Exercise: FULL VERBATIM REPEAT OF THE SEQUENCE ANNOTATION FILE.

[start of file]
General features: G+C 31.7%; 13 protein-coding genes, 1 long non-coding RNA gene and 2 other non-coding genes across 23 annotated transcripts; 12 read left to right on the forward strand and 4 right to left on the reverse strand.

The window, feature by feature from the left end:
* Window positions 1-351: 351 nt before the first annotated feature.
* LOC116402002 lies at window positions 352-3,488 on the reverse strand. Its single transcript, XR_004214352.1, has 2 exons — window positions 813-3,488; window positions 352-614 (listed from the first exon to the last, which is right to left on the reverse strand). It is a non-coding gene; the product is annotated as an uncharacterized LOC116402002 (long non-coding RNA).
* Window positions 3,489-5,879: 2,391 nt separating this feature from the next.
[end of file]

General features: G+C 31.7%; 13 protein-coding genes, 1 long non-coding RNA gene and 2 other non-coding genes across 23 annotated transcripts; 12 read left to right on the forward strand and 4 right to left on the reverse strand.

The window, feature by feature from the left end:
* Window positions 1-351: 351 nt before the first annotated feature.
* LOC116402002 lies at window positions 352-3,488 on the reverse strand. Its single transcript, XR_004214352.1, has 2 exons — window positions 813-3,488; window positions 352-614 (listed from the first exon to the last, which is right to left on the reverse strand). It is a non-coding gene; the product is annotated as an uncharacterized LOC116402002 (long non-coding RNA).
* Window positions 3,489-5,879: 2,391 nt separating this feature from the next.